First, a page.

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Community Foundation to Invest $1 Million in Literacy Initiatve

Central Carolina Community Foundation (CCCF) announced this morning that it will be investing at least $1 million into the Literacy 2030 initiative to provide grants during the next three years to organizations focused on educational attainment and literacy improvement.

CCCF launched the Literacy 2030 program in 2011 to unite literacy service providers, educators, business leaders, legislators and passionate volunteers under an admittedly aspirational vision– reaching 100 percent literacy in the Midlands of South Carolina by the year 2030. The initiative works to connect, equip and support these stakeholders for the journey.

The statistics related to literacy in the Midlands are staggering. According to Literacy Powerline LLC:

  • 19 percent of Midlands adults (152,000 people) are functionally illiterate.
  • 20 percent of Midlands area public high school students do not graduate on time.
  • In South Carolina, a student drops out of high school every 11 seconds.
  • The earnings gap between a high school graduate and non-graduate in South Carolina is $7,476 per year.
  • If the current population of Midlands dropouts were to complete their high school education, they would collectively earn $778,460,928 more per year, resulting in $54,492,265 in additional state tax revenue each year.
  • Corporate productivity is largely determined by the education level of workers. In manufacturing industries, increasing the average employee education by only one more year of school leads to an 8.5 percent increase in productivity. In nonmanufacturing industries, productivity increases by 12.7 percent.
  • A one-year increase of schooling for adults in South Carolina could have prevented 1,048 murders, 613 assaults, 215 burglaries and 43 larcenies in 2011. These preventable crimes from FY2011 will end up costing South Carolina more than $488 million.

In the summer of 2011, Literacy 2030 began a regional planning process to bring the community together to address the issue of low literacy – an issue so large that no one organization can solve it alone. The Foundation worked with the national organization Literacy Powerline to assist in this process. The six month process of focus groups and meetings with literacy service providers resulted in a regional literacy plan based upon two reports produced by Literacy Powerline and a third by the University of South Carolina. All the reports are available both here and on the Literacy 2030 website.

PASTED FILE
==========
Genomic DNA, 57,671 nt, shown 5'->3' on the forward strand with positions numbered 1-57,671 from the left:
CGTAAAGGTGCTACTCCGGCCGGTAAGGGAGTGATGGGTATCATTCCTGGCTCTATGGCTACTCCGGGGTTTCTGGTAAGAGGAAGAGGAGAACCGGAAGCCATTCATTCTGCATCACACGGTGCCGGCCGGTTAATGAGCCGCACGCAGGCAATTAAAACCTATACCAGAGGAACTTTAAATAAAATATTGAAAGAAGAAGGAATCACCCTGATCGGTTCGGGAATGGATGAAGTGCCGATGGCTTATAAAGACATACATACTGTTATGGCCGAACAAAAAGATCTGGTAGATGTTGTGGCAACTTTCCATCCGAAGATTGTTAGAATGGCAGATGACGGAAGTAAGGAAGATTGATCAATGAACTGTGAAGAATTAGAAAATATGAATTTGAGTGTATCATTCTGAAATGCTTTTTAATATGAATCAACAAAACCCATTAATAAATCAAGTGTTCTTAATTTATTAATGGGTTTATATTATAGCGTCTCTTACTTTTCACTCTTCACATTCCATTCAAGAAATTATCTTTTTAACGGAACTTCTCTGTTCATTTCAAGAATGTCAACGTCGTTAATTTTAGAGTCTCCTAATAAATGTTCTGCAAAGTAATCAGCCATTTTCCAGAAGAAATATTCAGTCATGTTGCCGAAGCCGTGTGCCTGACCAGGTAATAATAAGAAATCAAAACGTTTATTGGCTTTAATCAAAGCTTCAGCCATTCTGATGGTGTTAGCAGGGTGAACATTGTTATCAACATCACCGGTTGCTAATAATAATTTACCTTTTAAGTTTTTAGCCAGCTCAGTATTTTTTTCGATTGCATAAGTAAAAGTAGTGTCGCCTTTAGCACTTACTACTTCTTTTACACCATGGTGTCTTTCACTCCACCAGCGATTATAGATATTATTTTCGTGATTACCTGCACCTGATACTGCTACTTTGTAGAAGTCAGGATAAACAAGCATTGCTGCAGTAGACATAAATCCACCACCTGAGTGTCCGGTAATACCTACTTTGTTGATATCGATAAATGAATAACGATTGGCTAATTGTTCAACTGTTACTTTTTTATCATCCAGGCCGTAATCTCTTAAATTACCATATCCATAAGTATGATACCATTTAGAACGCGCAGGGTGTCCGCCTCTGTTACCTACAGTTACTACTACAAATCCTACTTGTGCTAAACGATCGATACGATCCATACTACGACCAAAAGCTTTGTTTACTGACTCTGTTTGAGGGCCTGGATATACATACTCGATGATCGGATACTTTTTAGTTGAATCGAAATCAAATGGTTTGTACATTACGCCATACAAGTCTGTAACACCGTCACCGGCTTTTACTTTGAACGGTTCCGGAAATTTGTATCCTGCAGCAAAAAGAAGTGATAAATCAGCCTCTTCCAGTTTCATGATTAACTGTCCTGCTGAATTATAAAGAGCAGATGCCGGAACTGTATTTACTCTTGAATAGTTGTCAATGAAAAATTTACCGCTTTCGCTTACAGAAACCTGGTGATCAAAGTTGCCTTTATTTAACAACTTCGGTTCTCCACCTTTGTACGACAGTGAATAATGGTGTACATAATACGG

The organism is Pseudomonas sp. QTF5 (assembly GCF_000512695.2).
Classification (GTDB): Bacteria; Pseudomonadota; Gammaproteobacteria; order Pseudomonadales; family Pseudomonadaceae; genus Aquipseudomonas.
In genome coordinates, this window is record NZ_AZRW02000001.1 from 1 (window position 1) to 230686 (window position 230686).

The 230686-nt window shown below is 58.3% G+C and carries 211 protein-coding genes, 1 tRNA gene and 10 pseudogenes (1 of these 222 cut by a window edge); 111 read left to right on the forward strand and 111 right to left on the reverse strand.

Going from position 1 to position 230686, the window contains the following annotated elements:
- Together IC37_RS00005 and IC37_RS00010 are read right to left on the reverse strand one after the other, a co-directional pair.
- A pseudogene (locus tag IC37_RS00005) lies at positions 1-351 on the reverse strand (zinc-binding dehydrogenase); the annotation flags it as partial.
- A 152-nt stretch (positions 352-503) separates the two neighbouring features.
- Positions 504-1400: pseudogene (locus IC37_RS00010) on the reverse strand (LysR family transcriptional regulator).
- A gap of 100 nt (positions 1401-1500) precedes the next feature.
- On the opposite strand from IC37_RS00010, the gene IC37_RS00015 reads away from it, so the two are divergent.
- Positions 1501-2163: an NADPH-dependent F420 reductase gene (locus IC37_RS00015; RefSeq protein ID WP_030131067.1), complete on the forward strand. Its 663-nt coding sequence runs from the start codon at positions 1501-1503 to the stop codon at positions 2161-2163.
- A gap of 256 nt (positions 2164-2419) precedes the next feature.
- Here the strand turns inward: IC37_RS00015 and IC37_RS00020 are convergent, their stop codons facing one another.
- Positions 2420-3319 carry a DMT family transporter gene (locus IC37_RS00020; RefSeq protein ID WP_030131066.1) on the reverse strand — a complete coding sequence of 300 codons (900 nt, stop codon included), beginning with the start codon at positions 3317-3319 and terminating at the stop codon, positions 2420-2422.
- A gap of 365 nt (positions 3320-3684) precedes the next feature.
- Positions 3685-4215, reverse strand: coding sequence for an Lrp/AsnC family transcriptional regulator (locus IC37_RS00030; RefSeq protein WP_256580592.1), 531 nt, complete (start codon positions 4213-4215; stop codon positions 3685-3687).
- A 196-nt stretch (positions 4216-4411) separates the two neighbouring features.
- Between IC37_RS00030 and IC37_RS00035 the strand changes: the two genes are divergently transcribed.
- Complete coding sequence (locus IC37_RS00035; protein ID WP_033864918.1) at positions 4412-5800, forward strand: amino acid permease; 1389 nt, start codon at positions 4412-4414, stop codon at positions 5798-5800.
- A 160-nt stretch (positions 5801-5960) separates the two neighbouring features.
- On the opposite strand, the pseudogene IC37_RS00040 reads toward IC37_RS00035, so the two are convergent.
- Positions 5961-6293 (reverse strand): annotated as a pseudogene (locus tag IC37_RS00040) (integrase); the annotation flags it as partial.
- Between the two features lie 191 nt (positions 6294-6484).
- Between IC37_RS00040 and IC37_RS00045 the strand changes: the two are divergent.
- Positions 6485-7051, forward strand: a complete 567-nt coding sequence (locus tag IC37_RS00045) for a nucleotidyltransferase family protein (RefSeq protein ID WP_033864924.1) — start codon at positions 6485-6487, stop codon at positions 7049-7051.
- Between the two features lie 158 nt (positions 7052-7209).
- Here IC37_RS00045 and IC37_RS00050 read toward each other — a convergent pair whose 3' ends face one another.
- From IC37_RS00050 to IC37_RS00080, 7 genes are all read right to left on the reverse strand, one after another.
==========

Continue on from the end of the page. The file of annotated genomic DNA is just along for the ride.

“Central Carolina Community Foundation is investing in education in order to improve low literacy and low educational attainment statistics in the Midlands and across South Carolina,” said JoAnn Turnquist, CEO of Central Carolina Community Foundation. “Like other businesses in the community, we’re focused on having the greatest return on our investment. A vibrant economy is reliant on a pool of skilled employees. If children can’t read by fourth grade, how will they become engineers and nurses?”

Central Carolina Community Foundation is building a Literacy 2030 roadmap and strategic plan. Some of the indicators that will illustrate their progress with the campaign include:

  • Number of children aged 3 and up enrolled in pre-school or kindergarten.
  • Number of children enrolled in pre-school summer learning programs.
  • Number of students graduating on time from public high schools.
  • Number of unfilled jobs in the Midlands.
  • Students enrolled in college or certification programs.

“We believe that we are uniquely positioned to bring the community together to achieve our goal,” said Turnquist. “By leveraging our funds with those from corporations, foundations and individuals, we will have a multiplier effect. Our knowledge of existing and available programs and our ability to analyze success will help investors increase their return on investment and their impact on the community.”

Central Carolina Community Foundation’s partners in this effort are the John S. and James L. Knight Foundation, AT&T, the Boeing Corporation, Colonial Life and Wells Fargo.

For more information about Literacy 2030, visit

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